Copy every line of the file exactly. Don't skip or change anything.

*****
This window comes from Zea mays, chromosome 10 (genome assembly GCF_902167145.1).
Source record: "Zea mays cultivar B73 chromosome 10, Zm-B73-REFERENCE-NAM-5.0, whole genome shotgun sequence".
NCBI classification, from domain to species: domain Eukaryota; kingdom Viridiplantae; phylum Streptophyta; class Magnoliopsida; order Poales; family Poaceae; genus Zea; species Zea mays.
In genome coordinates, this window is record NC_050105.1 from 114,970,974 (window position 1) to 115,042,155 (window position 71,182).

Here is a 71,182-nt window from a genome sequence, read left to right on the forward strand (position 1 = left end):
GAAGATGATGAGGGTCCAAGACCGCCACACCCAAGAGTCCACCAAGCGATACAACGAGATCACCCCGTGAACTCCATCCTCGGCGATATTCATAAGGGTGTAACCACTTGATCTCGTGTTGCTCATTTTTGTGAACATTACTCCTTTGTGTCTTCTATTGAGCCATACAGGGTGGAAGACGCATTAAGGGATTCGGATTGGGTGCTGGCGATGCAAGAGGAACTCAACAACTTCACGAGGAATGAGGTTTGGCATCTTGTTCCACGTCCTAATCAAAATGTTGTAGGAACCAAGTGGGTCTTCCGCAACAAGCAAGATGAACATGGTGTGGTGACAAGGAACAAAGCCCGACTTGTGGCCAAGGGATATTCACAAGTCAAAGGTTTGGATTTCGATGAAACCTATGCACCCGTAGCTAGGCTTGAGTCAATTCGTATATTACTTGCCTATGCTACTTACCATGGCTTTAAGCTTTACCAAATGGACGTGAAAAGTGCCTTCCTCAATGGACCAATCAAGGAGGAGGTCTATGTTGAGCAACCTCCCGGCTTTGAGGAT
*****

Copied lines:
This window comes from Zea mays, chromosome 10 (genome assembly GCF_902167145.1).
Source record: "Zea mays cultivar B73 chromosome 10, Zm-B73-REFERENCE-NAM-5.0, whole genome shotgun sequence".
NCBI classification, from domain to species: domain Eukaryota; kingdom Viridiplantae; phylum Streptophyta; class Magnoliopsida; order Poales; family Poaceae; genus Zea; species Zea mays.
In genome coordinates, this window is record NC_050105.1 from 114,970,974 (window position 1) to 115,042,155 (window position 71,182).

Here is a 71,182-nt window from a genome sequence, read left to right on the forward strand (position 1 = left end):
GAAGATGATGAGGGTCCAAGACCGCCACACCCAAGAGTCCACCAAGCGATACAACGAGATCACCCCGTGAACTCCATCCTCGGCGATATTCATAAGGGTGTAACCACTTGATCTCGTGTTGCTCATTTTTGTGAACATTACTCCTTTGTGTCTTCTATTGAGCCATACAGGGTGGAAGACGCATTAAGGGATTCGGATTGGGTGCTGGCGATGCAAGAGGAACTCAACAACTTCACGAGGAATGAGGTTTGGCATCTTGTTCCACGTCCTAATCAAAATGTTGTAGGAACCAAGTGGGTCTTCCGCAACAAGCAAGATGAACATGGTGTGGTGACAAGGAACAAAGCCCGACTTGTGGCCAAGGGATATTCACAAGTCAAAGGTTTGGATTTCGATGAAACCTATGCACCCGTAGCTAGGCTTGAGTCAATTCGTATATTACTTGCCTATGCTACTTACCATGGCTTTAAGCTTTACCAAATGGACGTGAAAAGTGCCTTCCTCAATGGACCAATCAAGGAGGAGGTCTATGTTGAGCAACCTCCCGGCTTTGAGGAT